Getting started with ffx

This doc will guide you through some of the features of ffx. For an overview of the design and components of ffx, see the ffx overview.

Contacting the ffx team

If you discover possible bugs or have questions or suggestions, file a bug.


To follow the examples in this doc, you'll need a Fuchsia device running. If you don't have a physical device connected, you can use an emulator.

To start an emulator with networking enabled but without graphical user interface support, run ffx emu start --headless.

For more information on configuring the emulator see, Start the Fuchsia emulator.

Your device must be running a core product configuration or a product configuration that extends core (such as workstation_eng).

Optionally, you can run ffx log, which will provide some additional information about the interactions between ffx and your Fuchsia target device.


After following all the prerequisites, run the following in a terminal:

fx ffx help

This will list all of the available ffx subcommands. You'll see something like:

Usage: ffx [-c <config>] [-e <env>] [-t <target>] [<command>] [<args>]

Fuchsia's developer tool

  -c, --config      override default configuration
  -e, --env         override default environment settings
  -t, --target      apply operations across single or multiple targets
  -o, --log-output  specify destination of log output
  --help            display usage information

  component         Discover and manage components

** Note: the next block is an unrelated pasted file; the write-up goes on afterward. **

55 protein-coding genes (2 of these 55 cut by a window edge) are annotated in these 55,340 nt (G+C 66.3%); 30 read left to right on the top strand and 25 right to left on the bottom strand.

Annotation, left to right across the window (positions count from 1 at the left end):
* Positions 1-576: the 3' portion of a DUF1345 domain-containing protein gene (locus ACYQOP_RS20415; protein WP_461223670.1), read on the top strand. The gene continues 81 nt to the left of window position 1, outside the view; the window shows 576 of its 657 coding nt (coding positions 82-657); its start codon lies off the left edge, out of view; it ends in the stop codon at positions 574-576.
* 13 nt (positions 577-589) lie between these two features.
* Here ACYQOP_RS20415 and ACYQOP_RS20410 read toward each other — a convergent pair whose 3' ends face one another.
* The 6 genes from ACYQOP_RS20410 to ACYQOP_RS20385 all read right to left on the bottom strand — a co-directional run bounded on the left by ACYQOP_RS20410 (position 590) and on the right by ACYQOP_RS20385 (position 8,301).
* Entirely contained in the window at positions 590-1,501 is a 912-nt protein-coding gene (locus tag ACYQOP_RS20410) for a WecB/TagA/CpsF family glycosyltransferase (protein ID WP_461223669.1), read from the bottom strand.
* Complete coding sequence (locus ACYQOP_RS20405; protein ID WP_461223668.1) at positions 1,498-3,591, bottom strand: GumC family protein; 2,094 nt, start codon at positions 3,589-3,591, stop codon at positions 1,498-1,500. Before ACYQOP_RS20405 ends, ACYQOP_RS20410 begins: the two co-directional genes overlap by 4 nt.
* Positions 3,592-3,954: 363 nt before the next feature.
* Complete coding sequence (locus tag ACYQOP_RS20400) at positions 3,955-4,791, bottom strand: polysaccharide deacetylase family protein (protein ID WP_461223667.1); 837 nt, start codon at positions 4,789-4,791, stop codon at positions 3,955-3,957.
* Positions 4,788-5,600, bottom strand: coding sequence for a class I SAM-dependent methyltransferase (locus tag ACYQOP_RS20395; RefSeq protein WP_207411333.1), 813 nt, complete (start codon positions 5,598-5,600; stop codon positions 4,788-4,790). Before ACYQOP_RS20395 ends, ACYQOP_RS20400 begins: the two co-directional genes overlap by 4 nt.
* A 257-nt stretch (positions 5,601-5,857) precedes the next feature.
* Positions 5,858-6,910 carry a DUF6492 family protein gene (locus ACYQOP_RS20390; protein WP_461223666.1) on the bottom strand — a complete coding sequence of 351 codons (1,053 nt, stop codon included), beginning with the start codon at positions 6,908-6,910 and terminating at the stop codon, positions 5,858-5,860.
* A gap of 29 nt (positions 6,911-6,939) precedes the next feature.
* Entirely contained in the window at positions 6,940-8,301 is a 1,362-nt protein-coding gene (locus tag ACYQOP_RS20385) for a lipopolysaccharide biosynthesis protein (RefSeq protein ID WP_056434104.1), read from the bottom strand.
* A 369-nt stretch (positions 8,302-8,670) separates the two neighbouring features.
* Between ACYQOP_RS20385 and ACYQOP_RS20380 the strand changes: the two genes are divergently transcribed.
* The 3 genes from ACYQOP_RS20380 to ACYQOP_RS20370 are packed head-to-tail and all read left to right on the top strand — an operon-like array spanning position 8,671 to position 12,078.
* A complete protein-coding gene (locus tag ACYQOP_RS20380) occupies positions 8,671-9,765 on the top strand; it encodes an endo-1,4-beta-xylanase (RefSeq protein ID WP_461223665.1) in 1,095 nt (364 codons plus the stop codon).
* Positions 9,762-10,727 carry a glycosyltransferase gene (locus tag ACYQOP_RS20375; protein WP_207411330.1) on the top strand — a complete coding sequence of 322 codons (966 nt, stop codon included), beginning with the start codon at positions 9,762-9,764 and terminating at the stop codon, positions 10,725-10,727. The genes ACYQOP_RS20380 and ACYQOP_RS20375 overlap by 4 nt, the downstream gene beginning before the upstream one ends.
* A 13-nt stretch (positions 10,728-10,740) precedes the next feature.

config            View and switch default and user configurations
  daemon            Interact with/control the ffx daemon
  diagnostic        Run diagnostic tests on Fuchsia targets
  docs              View suite of docs for ffx and for Fuchsia
  doctor            Run common checks for the ffx tool and host environment
  emulator          Start and manage Fuchsia emulators
  overnet           Interact with the Overnet mesh
  package           Create and publish Fuchsia packages
  sdk               Modify or query the installed SDKs
  target            Interact with a target device or emulator
  vendor            Run partner plugins
  version           Print out ffx tool and daemon versions

You can use fx ffx help <subcommand> or fx ffx <subcommand> --help to see more about any subcommand.

Interacting with target devices

In a terminal, run the following:

fx ffx target list

You'll see a list of devices that ffx has discovered. For example, with a single emulator running, output looks like:

NAME                    SERIAL       TYPE       STATE      ADDRS/IP                       RCS
fuchsia-emulator  <unknown>    Unknown    Product    [fe80::5054:ff:fe63:5e7a%4]    N

RCS: Indicates whether there is a reachable instance of the Remote Control Service (RCS) running on the device.

In order to get ffx to automatically connect to a device, you must either have set the target's nodename to be the default target, or attempt to interact with the device.

To set the target to be the default, run:

fx ffx target default set $NODENAME

If the default target has been set prior to starting the daemon, waiting a few seconds should yield a change to the RCS status to show Y.

If the default target has been set after starting the daemon, attempting to interact with the target should be sufficient to kick off a connection, like the following